Father David
Guest
Father David

I’d categorise Tom Wright not so much a theologian rather a First Rate New Testament scholar. After resigning from the great Northern See of Durham he returned to academic life and became “Professor of New Testament and Early Christianity” at St. Andrew’s University. Many have benefitted greatly from his considerable output of books on the N. T. and excellent lectures.

John
Guest
John

Father David,

I don’t think many have benefited. I think those that already agreed with him have found support for their views. I also think – most strongly – that many have suffered from his opportunistic homophobia (a sickening vice from which you personally do not suffer). There are very serious issues at stake here – and personally I deeply resent imputations that ‘liberals’ are sneery and superior: on the absolute contrary, they think that ‘Evangelicals’ of this ilk are ushering Christianity into oblivion.

ian
Guest
ian

Am I alone in finding this rather patronising and dismissive?
No

fr rob hall
Guest
fr rob hall

No, David Runcorn, you’re not alone in finding this thread patronising and dismissive. Actually it’s proving one of the most thoroughly unpleasant I’ve come across on Thinking Anglicans. Paula Gooder is a very fine biblical scholar and an excellent communicator. I, and many others I know, including people who might not ordinarily attend lectures etc,have found her insightful, helpful and refreshing. That doesn’t make her a theologian of the stature of a Barth, obviously, but so what, she doesn’t claim to be. What the ‘claim’ of praying while writing and talking should be construed as ‘rather false piety’ (Eric Macdonald)… Read more »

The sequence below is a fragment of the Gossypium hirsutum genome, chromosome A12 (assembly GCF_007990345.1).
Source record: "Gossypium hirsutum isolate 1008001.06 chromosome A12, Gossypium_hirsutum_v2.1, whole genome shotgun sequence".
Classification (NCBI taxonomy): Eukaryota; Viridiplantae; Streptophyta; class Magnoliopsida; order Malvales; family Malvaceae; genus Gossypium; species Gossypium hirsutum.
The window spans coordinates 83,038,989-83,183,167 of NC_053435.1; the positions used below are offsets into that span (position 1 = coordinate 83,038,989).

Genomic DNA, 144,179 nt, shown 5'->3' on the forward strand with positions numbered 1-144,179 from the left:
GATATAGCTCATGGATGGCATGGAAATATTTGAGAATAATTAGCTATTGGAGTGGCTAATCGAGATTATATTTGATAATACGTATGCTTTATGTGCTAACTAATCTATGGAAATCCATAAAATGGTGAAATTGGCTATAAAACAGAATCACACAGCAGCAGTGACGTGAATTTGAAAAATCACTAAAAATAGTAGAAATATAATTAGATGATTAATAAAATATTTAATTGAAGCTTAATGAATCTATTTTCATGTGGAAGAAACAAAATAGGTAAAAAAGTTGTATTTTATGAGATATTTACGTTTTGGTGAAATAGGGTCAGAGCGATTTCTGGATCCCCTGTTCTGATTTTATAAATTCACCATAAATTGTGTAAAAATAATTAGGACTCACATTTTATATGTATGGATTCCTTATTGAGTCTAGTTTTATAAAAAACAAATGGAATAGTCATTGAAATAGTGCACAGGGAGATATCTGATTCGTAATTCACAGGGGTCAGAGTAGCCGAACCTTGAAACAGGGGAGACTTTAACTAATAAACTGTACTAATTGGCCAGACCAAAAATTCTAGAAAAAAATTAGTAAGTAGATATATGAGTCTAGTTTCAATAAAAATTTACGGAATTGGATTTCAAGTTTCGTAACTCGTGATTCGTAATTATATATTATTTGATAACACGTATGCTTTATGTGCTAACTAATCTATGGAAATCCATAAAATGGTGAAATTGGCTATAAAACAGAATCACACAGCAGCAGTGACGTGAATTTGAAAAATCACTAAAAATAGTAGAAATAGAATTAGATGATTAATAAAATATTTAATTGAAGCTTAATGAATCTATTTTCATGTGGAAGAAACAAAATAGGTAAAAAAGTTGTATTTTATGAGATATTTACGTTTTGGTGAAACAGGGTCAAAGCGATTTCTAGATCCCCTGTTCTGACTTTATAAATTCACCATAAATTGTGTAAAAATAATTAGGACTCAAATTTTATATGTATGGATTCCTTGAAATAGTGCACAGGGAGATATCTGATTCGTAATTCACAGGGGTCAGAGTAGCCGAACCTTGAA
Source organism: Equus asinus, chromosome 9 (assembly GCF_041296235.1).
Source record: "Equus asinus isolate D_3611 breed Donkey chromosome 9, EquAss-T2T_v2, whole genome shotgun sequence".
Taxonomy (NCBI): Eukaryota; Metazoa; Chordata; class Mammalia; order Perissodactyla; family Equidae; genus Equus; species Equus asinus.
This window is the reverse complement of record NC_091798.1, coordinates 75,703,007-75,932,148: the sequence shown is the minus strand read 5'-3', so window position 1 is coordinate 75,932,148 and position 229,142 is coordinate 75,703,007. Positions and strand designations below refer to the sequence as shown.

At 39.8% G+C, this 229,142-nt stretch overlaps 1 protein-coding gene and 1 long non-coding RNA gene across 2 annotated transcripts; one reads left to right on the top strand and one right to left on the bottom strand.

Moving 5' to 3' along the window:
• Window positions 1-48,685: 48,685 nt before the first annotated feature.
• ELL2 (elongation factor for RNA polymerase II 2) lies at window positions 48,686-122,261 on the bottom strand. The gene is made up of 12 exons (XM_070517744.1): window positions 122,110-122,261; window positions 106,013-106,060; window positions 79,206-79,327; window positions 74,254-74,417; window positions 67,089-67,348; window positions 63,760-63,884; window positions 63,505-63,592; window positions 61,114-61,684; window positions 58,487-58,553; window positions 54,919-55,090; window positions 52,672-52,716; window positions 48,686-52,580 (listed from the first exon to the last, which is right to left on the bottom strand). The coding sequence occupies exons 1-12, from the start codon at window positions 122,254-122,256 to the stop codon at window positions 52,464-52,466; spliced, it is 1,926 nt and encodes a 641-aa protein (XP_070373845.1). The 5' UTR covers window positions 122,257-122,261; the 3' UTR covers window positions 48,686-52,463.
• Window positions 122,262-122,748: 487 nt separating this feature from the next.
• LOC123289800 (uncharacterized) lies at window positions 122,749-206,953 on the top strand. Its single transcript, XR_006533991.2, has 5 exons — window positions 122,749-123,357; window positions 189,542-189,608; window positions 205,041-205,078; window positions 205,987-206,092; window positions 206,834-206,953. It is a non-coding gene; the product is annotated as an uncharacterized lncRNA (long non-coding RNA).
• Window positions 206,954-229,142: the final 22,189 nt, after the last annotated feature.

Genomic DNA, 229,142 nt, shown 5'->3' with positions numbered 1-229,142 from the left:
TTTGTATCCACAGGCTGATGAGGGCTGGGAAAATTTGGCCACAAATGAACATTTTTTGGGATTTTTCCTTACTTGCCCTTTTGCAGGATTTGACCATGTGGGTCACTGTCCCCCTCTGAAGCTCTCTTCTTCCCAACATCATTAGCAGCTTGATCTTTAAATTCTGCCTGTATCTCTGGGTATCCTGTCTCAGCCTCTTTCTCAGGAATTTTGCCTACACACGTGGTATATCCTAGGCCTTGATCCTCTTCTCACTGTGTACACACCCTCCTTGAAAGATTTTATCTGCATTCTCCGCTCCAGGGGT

Eric MacDonald
Guest

I don’t know about first rate, Father David, but surely Wright is a biblical scholar, and so, despite her title, is Paula Gooder. Although, on the other side of the coin, there is the whole area of biblical theology, and all theology is, to some degree, biblical. However, if we are speaking of systematic theology (which is what is usually meant when we refer to theologians, anywhere from Origen to the present), neither Gooder nor Wright qualify as theologians, as such. The word ‘theologian’ has a fairly wide penumbra of meaning, however, shading off into various other disciplines that are… Read more »